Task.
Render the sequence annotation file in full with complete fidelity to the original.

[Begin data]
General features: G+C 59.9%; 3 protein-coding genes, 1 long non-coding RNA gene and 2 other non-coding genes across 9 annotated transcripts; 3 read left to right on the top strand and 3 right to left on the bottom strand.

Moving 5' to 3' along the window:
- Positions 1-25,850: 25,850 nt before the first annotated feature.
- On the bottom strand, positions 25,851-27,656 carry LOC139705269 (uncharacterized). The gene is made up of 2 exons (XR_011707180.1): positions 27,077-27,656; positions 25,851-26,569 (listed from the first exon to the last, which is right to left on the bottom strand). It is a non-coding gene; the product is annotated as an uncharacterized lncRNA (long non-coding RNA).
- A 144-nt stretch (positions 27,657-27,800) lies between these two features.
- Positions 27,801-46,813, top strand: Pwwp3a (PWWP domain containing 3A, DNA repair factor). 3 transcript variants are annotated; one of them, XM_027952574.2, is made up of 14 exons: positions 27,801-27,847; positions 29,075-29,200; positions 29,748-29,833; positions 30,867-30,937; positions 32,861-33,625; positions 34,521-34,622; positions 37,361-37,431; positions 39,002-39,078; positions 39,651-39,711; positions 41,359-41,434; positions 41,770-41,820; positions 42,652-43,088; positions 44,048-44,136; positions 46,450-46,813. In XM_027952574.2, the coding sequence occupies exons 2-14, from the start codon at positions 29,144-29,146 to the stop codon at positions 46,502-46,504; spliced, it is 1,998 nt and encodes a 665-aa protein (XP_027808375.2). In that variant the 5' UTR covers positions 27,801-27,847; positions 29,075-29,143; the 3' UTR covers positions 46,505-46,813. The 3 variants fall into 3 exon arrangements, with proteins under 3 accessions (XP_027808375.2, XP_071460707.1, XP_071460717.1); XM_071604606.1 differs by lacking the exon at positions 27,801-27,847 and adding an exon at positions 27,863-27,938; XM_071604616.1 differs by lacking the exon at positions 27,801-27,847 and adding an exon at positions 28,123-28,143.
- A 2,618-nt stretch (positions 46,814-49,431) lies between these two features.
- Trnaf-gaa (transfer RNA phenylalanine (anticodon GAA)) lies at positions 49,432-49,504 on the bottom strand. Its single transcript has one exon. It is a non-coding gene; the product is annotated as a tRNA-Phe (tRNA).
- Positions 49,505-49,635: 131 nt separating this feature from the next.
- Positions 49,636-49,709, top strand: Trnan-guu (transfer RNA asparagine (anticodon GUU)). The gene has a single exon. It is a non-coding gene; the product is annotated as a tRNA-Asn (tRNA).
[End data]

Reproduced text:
General features: G+C 59.9%; 3 protein-coding genes, 1 long non-coding RNA gene and 2 other non-coding genes across 9 annotated transcripts; 3 read left to right on the top strand and 3 right to left on the bottom strand.

Moving 5' to 3' along the window:
- Positions 1-25,850: 25,850 nt before the first annotated feature.
- On the bottom strand, positions 25,851-27,656 carry LOC139705269 (uncharacterized). The gene is made up of 2 exons (XR_011707180.1): positions 27,077-27,656; positions 25,851-26,569 (listed from the first exon to the last, which is right to left on the bottom strand). It is a non-coding gene; the product is annotated as an uncharacterized lncRNA (long non-coding RNA).
- A 144-nt stretch (positions 27,657-27,800) lies between these two features.
- Positions 27,801-46,813, top strand: Pwwp3a (PWWP domain containing 3A, DNA repair factor). 3 transcript variants are annotated; one of them, XM_027952574.2, is made up of 14 exons: positions 27,801-27,847; positions 29,075-29,200; positions 29,748-29,833; positions 30,867-30,937; positions 32,861-33,625; positions 34,521-34,622; positions 37,361-37,431; positions 39,002-39,078; positions 39,651-39,711; positions 41,359-41,434; positions 41,770-41,820; positions 42,652-43,088; positions 44,048-44,136; positions 46,450-46,813. In XM_027952574.2, the coding sequence occupies exons 2-14, from the start codon at positions 29,144-29,146 to the stop codon at positions 46,502-46,504; spliced, it is 1,998 nt and encodes a 665-aa protein (XP_027808375.2). In that variant the 5' UTR covers positions 27,801-27,847; positions 29,075-29,143; the 3' UTR covers positions 46,505-46,813. The 3 variants fall into 3 exon arrangements, with proteins under 3 accessions (XP_027808375.2, XP_071460707.1, XP_071460717.1); XM_071604606.1 differs by lacking the exon at positions 27,801-27,847 and adding an exon at positions 27,863-27,938; XM_071604616.1 differs by lacking the exon at positions 27,801-27,847 and adding an exon at positions 28,123-28,143.
- A 2,618-nt stretch (positions 46,814-49,431) lies between these two features.
- Trnaf-gaa (transfer RNA phenylalanine (anticodon GAA)) lies at positions 49,432-49,504 on the bottom strand. Its single transcript has one exon. It is a non-coding gene; the product is annotated as a tRNA-Phe (tRNA).
- Positions 49,505-49,635: 131 nt separating this feature from the next.
- Positions 49,636-49,709, top strand: Trnan-guu (transfer RNA asparagine (anticodon GUU)). The gene has a single exon. It is a non-coding gene; the product is annotated as a tRNA-Asn (tRNA).